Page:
Chair's Report 2009-2010

Posted on Thursday, December 30, 2010

As set out in the Gift Agreement which established the Shirley E. Greenberg Chair for Women and the Legal Profession at the University of Ottawa’s Faculty of Law, in 2005:

The ‘Shirley E. Greenberg Chair for Women and the Legal Profession’ is designed to strengthen University of Ottawa teaching, research and administration as they related to feminist perspectives on law.  It is also designed to maintain and develop links between women in the legal academy and women in the legal profession.

The Chair builds upon the Faculty of Law, Common Law Section’s international reputation as a leader in the field of social justice initiatives by engaging both internal and external communities in feminist legal research, curriculum development, mentoring and a variety of lectures and colloquia.

The holder of the ‘Shirley E. Greenberg Chair for Women and the Legal Profession’ works with an existing group of scholars, all committed to women’s equality through law, to encourage women to enter the profession, to train legal professionals to deliver services to women, to connect women in law school with women in the legal profession, and to further law reform and research impacting on women as clients and women in the profession.

2009-2010 was the third year of Professor Martha Jackman’s term as Greenberg Chair.

Annual Activities of the Shirley E. Greenberg Chair in 2009-2010

Shirley E. Greenberg Lecture Series

The 2009-2010 Greenberg Lecture series was again a great success, drawing a monthly overflow audience of students, professors and members of the general public, who were treated to a sandwich lunch and a stimulating presentation by members of the law school’s feminist teaching faculty.
 
This year, the Greenberg Lecture Series included the following presentations:

Oct. 7 – Professor Jennifer Chandler, ‘The Relationships Between Law, Technology and Equality’ (joint Greenberg/Technology Law Lecture Series)

Oct. 28 – Professor Nathalie Chalifour, ‘A Feminist Perspective on Carbon Taxes/Les taxes sur le carbone: une perspective féministe’ (Joint Greenberg/Environmental Law Lecture Series)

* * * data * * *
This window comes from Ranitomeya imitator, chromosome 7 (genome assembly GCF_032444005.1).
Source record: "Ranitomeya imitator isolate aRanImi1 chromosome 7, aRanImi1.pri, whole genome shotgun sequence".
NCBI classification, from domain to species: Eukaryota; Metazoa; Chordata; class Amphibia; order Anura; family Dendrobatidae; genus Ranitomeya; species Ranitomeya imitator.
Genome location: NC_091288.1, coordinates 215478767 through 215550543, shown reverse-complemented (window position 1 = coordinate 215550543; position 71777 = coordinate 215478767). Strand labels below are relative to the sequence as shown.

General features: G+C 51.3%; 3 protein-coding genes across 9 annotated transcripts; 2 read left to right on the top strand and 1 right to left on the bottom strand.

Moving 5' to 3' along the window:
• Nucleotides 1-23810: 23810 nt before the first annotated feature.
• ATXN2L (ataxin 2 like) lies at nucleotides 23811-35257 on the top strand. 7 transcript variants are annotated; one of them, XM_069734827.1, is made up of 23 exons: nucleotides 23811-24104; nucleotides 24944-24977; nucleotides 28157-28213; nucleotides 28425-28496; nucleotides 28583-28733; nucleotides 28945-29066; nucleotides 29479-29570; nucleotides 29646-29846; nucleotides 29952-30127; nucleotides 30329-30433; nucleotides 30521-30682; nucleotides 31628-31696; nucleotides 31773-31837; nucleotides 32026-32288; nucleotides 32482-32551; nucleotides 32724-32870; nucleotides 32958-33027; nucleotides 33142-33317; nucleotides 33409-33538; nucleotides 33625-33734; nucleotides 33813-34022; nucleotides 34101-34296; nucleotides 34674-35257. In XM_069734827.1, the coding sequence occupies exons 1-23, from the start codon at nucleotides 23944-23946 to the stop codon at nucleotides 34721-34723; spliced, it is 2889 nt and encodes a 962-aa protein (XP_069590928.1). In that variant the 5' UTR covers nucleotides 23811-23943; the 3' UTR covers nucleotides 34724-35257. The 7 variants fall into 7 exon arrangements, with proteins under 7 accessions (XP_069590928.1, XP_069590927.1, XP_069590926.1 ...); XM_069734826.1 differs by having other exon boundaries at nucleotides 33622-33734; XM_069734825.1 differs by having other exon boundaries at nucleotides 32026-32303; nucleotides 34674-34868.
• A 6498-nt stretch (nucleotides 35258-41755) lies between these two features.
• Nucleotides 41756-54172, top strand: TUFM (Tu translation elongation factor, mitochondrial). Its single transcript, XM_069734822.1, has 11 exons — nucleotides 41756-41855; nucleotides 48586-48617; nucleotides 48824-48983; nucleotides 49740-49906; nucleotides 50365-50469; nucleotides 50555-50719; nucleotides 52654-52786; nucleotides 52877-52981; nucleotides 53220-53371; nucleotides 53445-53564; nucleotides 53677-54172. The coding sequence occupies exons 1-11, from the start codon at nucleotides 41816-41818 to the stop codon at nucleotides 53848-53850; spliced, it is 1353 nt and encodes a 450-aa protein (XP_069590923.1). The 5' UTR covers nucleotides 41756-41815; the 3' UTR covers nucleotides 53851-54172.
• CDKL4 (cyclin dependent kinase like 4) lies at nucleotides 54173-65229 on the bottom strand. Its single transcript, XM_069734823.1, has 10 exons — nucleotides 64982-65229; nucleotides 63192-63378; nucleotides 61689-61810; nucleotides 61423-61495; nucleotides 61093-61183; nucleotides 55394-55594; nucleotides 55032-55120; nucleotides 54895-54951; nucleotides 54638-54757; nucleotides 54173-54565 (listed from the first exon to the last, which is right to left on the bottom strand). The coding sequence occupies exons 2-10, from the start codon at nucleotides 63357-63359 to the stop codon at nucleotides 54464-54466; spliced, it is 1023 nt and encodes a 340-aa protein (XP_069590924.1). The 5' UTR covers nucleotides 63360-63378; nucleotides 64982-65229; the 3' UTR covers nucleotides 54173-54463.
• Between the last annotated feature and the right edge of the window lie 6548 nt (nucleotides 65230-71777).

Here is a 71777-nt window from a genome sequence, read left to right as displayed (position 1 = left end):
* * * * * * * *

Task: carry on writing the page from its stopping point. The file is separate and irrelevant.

Nov. 4 – Professor Lucie Lamarche, ‘Promouvoir la justice sociale à l’heure des droits humains/This is a Faculty of Law and Human Rights are Rights: Where Does Social Justice Fit?’ (Joint Greenberg/Social Justice Lecture Series)

Nov. 11 – Professor Kathryn Trevenen, ‘From Hip Hop to Human Rights: Lesbians Queer the Mike’

Jan. 6 – Professor Joanne St. Lewis & Professor Assumpta Naniwe, ‘Enjeux et défies de la participation de la femme burundaise aux élections’

Feb. 17 – Professor Maggie Chon, ‘Global Intellectual Property Intersectionality” (Joint Greenberg/Technology Law Lecture Series)

Feb. 24 – Professor Angela Cameron, ‘Restorative Justice and Intimate Violence: Gender, Power and Justice’

Mar. 3 – Professor Doris Buss, ‘Is International Law Feminist?’ (joint Greenberg/International Law Lecture Series)

 

Law Student Research Assistantship

During the summer of 2009, the Greenberg Chair sponsored a student summer research assistant position, filled by second year law student Meagan Lepage.  Ms. Lepage’s research project involved the creation of an extensive annotated bibliography of traditional and web-based sources on women’s rights in relation to the environment, health and reproduction and HIV/AIDS, violence (both conflict and domestic violence), customary law and legal pluralism, religion, international law, international development, feminism, socio-economic rights, property and inheritance laws, child rights, the media, and useful case law and legislation. The bibliography was created in support of a new project in the Human Rights Centre at the Faculty of Law (POWER Africa/Canada), designed to assist Canadian equality rights experts and to provide information and support to women in Africa to engage in their own advocacy initiatives, law reform and litigation.

In reporting on her experience Ms. Lepage stated: